The deadline for players to enter the transfer portal and still be eligible for fall sports this was was yesterday, May 1. As a result, we saw a flurry of transfers across all sports last week. A flurry? A flurry is wrong. It was full-fledged white out conditions of a blizzard. Hundreds of players hit the transfer portal.
This led me to tweeting this.
Ladies and gentlemen, not all transfers are created equal. And, apparently, the internet has not learned that lesson yet. So, let's talk a little more about it.
The easy answer to this question is this: Yes. They absolutely can. But once I graduated high school, I stopped being easy. So let's get a little more detailed than that.
The un-sexy truth that people don't want to accept is that college coaches - at BYU or otherwise - are all generally the same. They have a job to do and that job is to win. And if a player isn't helping them win then they will absolutely move on from that player.
We're talking about cuts. And it happens all the time.
When a player signs a National Letter of Intent, they aren't signing a four-year scholarship guarantee. They are signing an annual scholarship that is renewed each year. In most cases, that renewal is nothing more than a formality. But it does give athletic programs built in 'outs' in the event they want to move on from a player.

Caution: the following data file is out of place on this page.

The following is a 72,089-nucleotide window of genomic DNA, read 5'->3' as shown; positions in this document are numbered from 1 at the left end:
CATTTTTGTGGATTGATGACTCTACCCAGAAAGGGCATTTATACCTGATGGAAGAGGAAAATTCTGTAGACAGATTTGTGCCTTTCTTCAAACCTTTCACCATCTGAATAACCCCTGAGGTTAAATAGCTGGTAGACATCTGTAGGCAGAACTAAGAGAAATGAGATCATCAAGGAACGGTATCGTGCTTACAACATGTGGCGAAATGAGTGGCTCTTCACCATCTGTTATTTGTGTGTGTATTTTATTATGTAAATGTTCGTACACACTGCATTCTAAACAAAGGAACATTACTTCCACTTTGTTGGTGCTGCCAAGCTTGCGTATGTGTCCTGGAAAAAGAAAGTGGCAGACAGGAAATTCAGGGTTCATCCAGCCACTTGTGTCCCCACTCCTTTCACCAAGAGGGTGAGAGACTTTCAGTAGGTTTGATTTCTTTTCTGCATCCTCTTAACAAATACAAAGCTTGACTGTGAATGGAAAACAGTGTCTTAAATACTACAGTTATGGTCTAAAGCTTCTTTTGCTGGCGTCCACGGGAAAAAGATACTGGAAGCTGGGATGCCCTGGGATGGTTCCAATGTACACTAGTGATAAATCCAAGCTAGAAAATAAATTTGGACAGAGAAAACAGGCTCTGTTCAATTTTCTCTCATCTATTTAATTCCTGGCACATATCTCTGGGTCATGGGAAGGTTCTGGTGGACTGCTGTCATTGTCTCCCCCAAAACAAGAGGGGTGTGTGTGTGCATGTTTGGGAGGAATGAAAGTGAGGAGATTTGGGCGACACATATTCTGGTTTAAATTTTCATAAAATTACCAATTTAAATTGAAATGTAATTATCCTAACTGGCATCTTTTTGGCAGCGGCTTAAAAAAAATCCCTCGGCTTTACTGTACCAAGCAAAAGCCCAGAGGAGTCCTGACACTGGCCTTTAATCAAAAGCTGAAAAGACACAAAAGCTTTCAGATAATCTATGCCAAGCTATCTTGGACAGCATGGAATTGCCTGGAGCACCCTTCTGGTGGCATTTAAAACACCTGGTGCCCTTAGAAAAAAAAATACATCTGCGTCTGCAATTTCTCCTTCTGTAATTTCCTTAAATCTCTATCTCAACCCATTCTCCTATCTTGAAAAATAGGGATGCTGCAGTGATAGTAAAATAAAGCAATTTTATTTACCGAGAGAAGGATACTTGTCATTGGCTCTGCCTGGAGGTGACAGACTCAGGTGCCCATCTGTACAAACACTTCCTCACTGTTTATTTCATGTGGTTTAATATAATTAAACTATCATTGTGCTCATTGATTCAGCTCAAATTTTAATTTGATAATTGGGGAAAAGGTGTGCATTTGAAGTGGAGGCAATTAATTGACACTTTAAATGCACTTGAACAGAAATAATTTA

In 2015, in the midst of 'player power' arguments, the Power 5 schools made a huge announcement. They said that they were guaranteeing the scholarships of all of their athletes for four full years. It was a celebrated decision.
But in the fine print of their new policy? The only change was that universities could no longer cancel a scholarship for athletic reasons. Basically, if you sucked as a player, your P5 schools can't say "you suck as a player."
They can still say your injury is going to prevent you from playing so they are removing your scholarship. They can still say that you aren't on an academic track that will lead to long-term eligibility. They can still say you broke some sort of university rule and therefore you can't be on scholarship anymore (read: Honor Code). They still have a ton of ways out of a scholarship. They just can't tell you that you are off scholarship because you stink.